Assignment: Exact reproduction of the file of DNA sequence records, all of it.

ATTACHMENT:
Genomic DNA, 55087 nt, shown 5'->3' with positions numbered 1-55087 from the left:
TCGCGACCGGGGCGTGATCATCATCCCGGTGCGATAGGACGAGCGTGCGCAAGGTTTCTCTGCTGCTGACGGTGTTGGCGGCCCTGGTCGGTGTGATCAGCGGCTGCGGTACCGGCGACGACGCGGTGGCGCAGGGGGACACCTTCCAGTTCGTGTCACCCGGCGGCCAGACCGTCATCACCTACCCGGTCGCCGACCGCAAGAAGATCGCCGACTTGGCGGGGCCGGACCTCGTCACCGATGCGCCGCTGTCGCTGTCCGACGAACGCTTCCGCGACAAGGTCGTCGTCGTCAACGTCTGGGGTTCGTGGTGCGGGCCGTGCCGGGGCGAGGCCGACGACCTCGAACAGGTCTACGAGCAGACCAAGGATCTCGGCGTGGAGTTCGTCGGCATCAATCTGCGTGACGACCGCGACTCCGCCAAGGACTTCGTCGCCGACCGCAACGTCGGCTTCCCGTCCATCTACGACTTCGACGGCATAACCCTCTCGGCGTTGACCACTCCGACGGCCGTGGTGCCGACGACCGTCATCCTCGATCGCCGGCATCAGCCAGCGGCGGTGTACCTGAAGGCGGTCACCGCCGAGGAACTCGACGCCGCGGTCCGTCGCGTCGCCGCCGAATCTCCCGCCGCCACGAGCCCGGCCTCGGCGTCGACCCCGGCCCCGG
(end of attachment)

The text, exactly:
Genomic DNA, 55087 nt, shown 5'->3' with positions numbered 1-55087 from the left:
TCGCGACCGGGGCGTGATCATCATCCCGGTGCGATAGGACGAGCGTGCGCAAGGTTTCTCTGCTGCTGACGGTGTTGGCGGCCCTGGTCGGTGTGATCAGCGGCTGCGGTACCGGCGACGACGCGGTGGCGCAGGGGGACACCTTCCAGTTCGTGTCACCCGGCGGCCAGACCGTCATCACCTACCCGGTCGCCGACCGCAAGAAGATCGCCGACTTGGCGGGGCCGGACCTCGTCACCGATGCGCCGCTGTCGCTGTCCGACGAACGCTTCCGCGACAAGGTCGTCGTCGTCAACGTCTGGGGTTCGTGGTGCGGGCCGTGCCGGGGCGAGGCCGACGACCTCGAACAGGTCTACGAGCAGACCAAGGATCTCGGCGTGGAGTTCGTCGGCATCAATCTGCGTGACGACCGCGACTCCGCCAAGGACTTCGTCGCCGACCGCAACGTCGGCTTCCCGTCCATCTACGACTTCGACGGCATAACCCTCTCGGCGTTGACCACTCCGACGGCCGTGGTGCCGACGACCGTCATCCTCGATCGCCGGCATCAGCCAGCGGCGGTGTACCTGAAGGCGGTCACCGCCGAGGAACTCGACGCCGCGGTCCGTCGCGTCGCCGCCGAATCTCCCGCCGCCACGAGCCCGGCCTCGGCGTCGACCCCGGCCCCGG